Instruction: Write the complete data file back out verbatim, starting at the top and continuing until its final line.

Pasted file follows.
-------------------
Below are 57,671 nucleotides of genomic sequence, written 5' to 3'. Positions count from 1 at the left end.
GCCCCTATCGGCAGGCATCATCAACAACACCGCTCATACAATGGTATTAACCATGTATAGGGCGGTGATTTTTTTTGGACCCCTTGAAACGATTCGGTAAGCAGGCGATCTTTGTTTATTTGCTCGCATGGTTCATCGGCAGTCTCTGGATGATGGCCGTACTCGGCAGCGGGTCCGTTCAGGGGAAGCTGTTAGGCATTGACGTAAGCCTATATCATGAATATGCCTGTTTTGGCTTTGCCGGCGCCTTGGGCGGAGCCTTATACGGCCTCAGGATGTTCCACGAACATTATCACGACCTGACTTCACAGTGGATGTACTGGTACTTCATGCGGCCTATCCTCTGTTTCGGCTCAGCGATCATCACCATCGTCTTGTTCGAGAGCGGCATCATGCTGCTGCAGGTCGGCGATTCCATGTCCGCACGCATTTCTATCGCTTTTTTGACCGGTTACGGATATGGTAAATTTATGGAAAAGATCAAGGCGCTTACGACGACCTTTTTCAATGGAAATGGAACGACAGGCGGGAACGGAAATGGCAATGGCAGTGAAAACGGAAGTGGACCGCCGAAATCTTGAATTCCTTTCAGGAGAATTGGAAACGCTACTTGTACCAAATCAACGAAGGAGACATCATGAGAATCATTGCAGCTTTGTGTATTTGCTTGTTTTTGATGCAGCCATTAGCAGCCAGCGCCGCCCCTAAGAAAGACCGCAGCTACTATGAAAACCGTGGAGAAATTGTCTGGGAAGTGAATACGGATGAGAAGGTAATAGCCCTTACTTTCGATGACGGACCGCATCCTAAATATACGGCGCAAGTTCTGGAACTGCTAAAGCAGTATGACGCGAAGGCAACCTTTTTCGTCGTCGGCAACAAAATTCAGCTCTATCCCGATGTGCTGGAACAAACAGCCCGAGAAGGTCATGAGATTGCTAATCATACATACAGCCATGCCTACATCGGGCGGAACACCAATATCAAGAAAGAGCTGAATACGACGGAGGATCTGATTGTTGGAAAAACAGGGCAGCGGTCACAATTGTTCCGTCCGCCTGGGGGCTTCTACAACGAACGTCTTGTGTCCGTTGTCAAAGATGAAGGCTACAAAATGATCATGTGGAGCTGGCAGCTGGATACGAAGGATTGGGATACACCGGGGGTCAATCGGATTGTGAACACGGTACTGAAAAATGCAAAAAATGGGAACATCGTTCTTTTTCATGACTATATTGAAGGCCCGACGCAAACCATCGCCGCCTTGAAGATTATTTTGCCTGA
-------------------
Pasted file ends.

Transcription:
Below are 57,671 nucleotides of genomic sequence, written 5' to 3'. Positions count from 1 at the left end.
GCCCCTATCGGCAGGCATCATCAACAACACCGCTCATACAATGGTATTAACCATGTATAGGGCGGTGATTTTTTTTGGACCCCTTGAAACGATTCGGTAAGCAGGCGATCTTTGTTTATTTGCTCGCATGGTTCATCGGCAGTCTCTGGATGATGGCCGTACTCGGCAGCGGGTCCGTTCAGGGGAAGCTGTTAGGCATTGACGTAAGCCTATATCATGAATATGCCTGTTTTGGCTTTGCCGGCGCCTTGGGCGGAGCCTTATACGGCCTCAGGATGTTCCACGAACATTATCACGACCTGACTTCACAGTGGATGTACTGGTACTTCATGCGGCCTATCCTCTGTTTCGGCTCAGCGATCATCACCATCGTCTTGTTCGAGAGCGGCATCATGCTGCTGCAGGTCGGCGATTCCATGTCCGCACGCATTTCTATCGCTTTTTTGACCGGTTACGGATATGGTAAATTTATGGAAAAGATCAAGGCGCTTACGACGACCTTTTTCAATGGAAATGGAACGACAGGCGGGAACGGAAATGGCAATGGCAGTGAAAACGGAAGTGGACCGCCGAAATCTTGAATTCCTTTCAGGAGAATTGGAAACGCTACTTGTACCAAATCAACGAAGGAGACATCATGAGAATCATTGCAGCTTTGTGTATTTGCTTGTTTTTGATGCAGCCATTAGCAGCCAGCGCCGCCCCTAAGAAAGACCGCAGCTACTATGAAAACCGTGGAGAAATTGTCTGGGAAGTGAATACGGATGAGAAGGTAATAGCCCTTACTTTCGATGACGGACCGCATCCTAAATATACGGCGCAAGTTCTGGAACTGCTAAAGCAGTATGACGCGAAGGCAACCTTTTTCGTCGTCGGCAACAAAATTCAGCTCTATCCCGATGTGCTGGAACAAACAGCCCGAGAAGGTCATGAGATTGCTAATCATACATACAGCCATGCCTACATCGGGCGGAACACCAATATCAAGAAAGAGCTGAATACGACGGAGGATCTGATTGTTGGAAAAACAGGGCAGCGGTCACAATTGTTCCGTCCGCCTGGGGGCTTCTACAACGAACGTCTTGTGTCCGTTGTCAAAGATGAAGGCTACAAAATGATCATGTGGAGCTGGCAGCTGGATACGAAGGATTGGGATACACCGGGGGTCAATCGGATTGTGAACACGGTACTGAAAAATGCAAAAAATGGGAACATCGTTCTTTTTCATGACTATATTGAAGGCCCGACGCAAACCATCGCCGCCTTGAAGATTATTTTGCCTGA